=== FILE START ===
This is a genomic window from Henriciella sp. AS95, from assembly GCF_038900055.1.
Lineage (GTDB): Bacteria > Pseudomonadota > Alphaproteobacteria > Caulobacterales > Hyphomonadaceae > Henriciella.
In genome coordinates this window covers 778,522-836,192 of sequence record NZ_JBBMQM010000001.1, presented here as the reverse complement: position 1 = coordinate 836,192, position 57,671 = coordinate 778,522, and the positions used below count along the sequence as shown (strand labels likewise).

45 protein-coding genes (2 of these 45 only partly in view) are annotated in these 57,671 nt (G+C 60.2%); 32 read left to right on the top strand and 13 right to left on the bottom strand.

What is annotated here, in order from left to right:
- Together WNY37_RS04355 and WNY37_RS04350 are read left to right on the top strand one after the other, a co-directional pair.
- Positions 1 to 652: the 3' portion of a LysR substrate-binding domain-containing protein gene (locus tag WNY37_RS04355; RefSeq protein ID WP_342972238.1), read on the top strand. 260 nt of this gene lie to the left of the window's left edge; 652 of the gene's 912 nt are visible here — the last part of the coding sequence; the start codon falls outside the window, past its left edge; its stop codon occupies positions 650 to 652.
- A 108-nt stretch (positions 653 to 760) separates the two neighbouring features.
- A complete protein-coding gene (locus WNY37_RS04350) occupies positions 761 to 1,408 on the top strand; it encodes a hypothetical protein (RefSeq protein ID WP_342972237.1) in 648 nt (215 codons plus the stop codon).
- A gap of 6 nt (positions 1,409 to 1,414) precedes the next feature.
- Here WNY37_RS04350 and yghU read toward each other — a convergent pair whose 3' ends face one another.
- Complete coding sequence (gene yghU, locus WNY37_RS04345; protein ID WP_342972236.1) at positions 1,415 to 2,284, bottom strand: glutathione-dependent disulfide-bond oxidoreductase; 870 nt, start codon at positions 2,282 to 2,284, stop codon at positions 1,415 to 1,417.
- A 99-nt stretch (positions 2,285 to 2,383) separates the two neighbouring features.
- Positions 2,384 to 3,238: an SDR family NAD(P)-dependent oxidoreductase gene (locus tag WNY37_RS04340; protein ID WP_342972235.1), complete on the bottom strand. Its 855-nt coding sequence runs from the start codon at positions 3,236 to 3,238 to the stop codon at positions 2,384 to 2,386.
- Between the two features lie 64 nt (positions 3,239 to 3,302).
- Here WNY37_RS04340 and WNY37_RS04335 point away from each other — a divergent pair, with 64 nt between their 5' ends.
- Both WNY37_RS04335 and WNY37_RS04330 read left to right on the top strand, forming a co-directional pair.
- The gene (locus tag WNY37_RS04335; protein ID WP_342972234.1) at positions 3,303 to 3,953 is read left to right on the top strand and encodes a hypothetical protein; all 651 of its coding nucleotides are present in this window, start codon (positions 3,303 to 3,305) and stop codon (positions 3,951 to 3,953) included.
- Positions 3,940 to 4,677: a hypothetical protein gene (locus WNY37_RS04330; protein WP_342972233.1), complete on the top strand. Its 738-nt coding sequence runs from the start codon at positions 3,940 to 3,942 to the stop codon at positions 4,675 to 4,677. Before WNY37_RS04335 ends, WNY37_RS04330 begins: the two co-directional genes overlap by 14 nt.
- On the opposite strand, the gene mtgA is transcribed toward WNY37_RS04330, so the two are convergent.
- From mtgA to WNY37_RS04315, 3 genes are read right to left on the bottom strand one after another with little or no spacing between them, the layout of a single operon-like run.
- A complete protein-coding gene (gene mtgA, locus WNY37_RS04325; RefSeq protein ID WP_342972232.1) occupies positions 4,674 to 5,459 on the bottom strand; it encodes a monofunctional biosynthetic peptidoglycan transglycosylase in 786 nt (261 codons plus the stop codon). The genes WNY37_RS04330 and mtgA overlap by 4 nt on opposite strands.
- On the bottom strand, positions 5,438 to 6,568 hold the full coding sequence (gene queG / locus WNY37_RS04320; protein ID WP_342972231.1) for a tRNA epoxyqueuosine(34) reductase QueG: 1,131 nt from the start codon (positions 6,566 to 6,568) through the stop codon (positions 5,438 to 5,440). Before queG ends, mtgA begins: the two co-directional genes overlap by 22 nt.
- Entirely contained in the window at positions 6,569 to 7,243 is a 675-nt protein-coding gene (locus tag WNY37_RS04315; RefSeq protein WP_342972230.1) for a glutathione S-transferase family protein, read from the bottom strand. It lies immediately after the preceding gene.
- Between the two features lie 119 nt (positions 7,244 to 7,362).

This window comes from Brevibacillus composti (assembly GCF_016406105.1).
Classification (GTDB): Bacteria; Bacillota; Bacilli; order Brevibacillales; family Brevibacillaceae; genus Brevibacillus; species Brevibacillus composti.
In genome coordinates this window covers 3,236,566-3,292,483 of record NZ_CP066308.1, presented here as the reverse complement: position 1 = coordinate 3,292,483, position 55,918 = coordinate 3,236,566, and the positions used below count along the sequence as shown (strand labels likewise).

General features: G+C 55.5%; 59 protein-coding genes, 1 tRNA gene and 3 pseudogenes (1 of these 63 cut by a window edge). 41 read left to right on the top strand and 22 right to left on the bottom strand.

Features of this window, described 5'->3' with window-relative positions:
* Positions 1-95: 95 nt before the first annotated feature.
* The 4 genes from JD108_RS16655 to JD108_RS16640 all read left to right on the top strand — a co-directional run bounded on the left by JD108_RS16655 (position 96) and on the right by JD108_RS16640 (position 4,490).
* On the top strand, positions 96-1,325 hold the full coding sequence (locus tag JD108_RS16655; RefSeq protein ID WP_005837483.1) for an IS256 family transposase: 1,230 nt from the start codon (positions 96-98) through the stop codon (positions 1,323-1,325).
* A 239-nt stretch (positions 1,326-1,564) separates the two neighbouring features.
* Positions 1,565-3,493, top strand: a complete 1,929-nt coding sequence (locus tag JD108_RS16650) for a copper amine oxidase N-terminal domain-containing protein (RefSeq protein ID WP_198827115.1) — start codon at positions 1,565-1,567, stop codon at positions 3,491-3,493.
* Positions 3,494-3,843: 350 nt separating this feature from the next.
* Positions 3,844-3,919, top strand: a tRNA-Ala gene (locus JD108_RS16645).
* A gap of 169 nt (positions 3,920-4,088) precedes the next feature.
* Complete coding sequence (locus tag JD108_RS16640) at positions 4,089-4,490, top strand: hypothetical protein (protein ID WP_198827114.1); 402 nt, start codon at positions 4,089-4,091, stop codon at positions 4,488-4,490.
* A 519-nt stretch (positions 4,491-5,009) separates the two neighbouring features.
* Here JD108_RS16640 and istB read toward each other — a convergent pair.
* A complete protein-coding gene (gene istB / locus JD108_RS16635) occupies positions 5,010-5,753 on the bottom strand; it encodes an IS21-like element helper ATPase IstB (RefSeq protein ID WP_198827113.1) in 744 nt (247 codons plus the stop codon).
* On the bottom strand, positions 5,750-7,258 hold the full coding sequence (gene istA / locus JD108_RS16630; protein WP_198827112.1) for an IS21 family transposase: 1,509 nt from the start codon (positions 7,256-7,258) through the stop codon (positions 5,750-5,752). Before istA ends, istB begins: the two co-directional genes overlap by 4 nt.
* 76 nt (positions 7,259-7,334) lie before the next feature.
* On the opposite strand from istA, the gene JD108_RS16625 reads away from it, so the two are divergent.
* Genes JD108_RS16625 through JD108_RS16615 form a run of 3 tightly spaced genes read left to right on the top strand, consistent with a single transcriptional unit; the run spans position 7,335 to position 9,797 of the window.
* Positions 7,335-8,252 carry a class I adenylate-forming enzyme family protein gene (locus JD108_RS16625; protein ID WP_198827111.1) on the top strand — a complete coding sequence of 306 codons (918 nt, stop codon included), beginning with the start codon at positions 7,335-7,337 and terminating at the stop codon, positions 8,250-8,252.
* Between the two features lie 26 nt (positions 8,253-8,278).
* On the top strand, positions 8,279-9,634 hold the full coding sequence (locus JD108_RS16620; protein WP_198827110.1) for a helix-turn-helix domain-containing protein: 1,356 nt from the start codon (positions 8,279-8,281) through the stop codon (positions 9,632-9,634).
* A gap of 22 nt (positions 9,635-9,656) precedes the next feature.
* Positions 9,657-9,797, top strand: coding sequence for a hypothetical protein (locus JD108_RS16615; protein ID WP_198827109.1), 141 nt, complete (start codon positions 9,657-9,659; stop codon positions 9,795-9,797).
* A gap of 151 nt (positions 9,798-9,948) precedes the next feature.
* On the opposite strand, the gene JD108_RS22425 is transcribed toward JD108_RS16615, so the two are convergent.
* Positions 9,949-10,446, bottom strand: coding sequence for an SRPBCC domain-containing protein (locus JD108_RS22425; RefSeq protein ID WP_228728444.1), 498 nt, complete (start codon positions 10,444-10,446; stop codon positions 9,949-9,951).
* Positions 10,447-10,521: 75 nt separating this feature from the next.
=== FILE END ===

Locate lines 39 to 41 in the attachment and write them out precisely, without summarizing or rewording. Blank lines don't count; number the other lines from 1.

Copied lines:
* Complete coding sequence (locus tag JD108_RS16640) at positions 4,089-4,490, top strand: hypothetical protein (protein ID WP_198827114.1); 402 nt, start codon at positions 4,089-4,091, stop codon at positions 4,488-4,490.
* A 519-nt stretch (positions 4,491-5,009) separates the two neighbouring features.
* Here JD108_RS16640 and istB read toward each other — a convergent pair.